Undergraduate Course: Social Policy and Society (SCPL08004)
|School||School of Social and Political Science
||College||College of Arts, Humanities and Social Sciences
|Credit level (Normal year taken)||SCQF Level 8 (Year 1 Undergraduate)
||Availability||Available to all students
|Summary||The course explores how welfare issues are constructed and debated in contemporary society. It revolves around a number of main themes including equality, social needs, social problems and social rights, and how different debates about welfare have been influenced by these themes. It focuses on the implications of social change for debates about welfare, considering some of the major contemporary issues in social policy. This half course is complementary to Politics of the Welfare State.
The course is based around a series of case studies that are linked to the concepts of equality, power, needs, rights and responsibilities. Each week, we examine a specific area or issue in Social policy. Illustrative examples include access to higher education, health inequalities, poverty, social security, city deals and local government. We examine these policies in order to gain a deeper understanding of how social policy is made and how these policies are able to offer a deeper understanding of the concepts within the course.
The course will be taught through a combination of lectures and tutorials. Each week there will be at least two and up to four 25 minute lectures together with a set of moderated and facilitated discussions taking place live on campus. Discussions are very interactive and students will be encouraged to develop their debating and critical thinking skills. Additionally, each week, you will be able to ask your course organiser or lecturer questions to gain a greater understanding of the material and to give students the opportunity to question, debate and discuss pertinent contemporary issues. Furthermore, each week you will have a specific study skill component helping students to develop broader skills such as: how to interpret data graphically and in tables; how to construct an argument; how to read critically; how to evaluate evidence; and how to interpret written documents and discourse. The course is very suitable for students looking for a multi-disciplinary experience. It is historically informed and will complement other courses in sociology, politics, economics, law, and social policy.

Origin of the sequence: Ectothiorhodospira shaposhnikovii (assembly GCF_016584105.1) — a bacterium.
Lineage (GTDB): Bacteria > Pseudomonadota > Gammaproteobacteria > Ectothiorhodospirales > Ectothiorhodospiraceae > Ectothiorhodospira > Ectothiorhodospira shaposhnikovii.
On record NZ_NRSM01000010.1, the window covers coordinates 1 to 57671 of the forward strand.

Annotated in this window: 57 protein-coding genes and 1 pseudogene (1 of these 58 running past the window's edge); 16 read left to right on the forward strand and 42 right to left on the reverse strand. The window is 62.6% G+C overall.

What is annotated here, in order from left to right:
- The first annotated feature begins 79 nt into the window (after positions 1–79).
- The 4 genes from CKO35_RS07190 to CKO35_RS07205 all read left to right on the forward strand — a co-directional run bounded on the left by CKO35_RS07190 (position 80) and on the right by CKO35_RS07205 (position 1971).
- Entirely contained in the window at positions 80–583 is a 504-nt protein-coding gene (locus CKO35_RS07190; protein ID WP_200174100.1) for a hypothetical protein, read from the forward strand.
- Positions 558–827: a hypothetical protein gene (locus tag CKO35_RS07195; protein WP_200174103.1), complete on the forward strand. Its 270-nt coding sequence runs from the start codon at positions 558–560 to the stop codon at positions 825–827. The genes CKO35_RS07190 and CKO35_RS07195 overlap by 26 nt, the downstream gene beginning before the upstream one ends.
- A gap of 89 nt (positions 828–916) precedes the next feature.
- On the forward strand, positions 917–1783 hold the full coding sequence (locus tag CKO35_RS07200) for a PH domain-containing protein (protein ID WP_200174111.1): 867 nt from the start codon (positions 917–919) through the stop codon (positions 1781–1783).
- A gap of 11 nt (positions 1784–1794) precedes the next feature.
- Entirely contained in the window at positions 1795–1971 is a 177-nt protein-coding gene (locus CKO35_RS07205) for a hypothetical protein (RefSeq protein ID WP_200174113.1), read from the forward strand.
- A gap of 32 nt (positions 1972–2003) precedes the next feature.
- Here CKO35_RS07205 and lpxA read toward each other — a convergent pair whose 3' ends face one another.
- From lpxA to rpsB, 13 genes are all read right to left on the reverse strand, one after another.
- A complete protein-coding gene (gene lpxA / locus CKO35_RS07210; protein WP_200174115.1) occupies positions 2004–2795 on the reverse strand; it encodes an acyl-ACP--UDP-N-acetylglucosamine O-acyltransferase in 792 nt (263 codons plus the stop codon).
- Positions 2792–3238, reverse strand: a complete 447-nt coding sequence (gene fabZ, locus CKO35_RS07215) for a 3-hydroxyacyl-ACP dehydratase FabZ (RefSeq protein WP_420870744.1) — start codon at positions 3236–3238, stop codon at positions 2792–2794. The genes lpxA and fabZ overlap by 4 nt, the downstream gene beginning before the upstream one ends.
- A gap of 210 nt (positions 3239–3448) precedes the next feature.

Entry Requirements (not applicable to Visiting Students)
||Other requirements|| None
Information for Visiting Students
|High Demand Course?
Course Delivery Information
|Academic year 2021/22, Available to all students (SV1)
|Learning and Teaching activities (Further Info)
Lecture Hours 22,
Seminar/Tutorial Hours 9,
Summative Assessment Hours 2,
Programme Level Learning and Teaching Hours 4,
Directed Learning and Independent Learning Hours
|Assessment (Further Info)
|Additional Information (Assessment)
||1500-word Essay 40%. Timed Assignment 60%
||Assessment is via a 1500-word essay (40%) and a take home assignment (60%). Each tutorial features a study skill component, which will allow students to gain feedback from their tutors about how well they construct arguments, evaluate evidence, and interpret data. Students can also submit an essay plan to their tutor for comment.
|No Exam Information
On completion of this course, the student will be able to:
- have an understanding of the main social issues and problems facing societies
- have an understanding of how social policy issues are constructed and contested in contemporary society
- have an understanding of some key concepts in social policy debates, such as needs, rights and responsibilities
- have an understanding of these concepts contrasted with utility-driven approaches in classical economic analyses of policy
- be aware of different perspectives in relation to debates on these concepts
|Graduate Attributes and Skills
|Additional Class Delivery Information
|Course organiser||Mr Richard Brodie
Tel: (0131 6)50 4278
|Course secretary||Miss Veronica Silvestre
Tel: (0131 6)51 337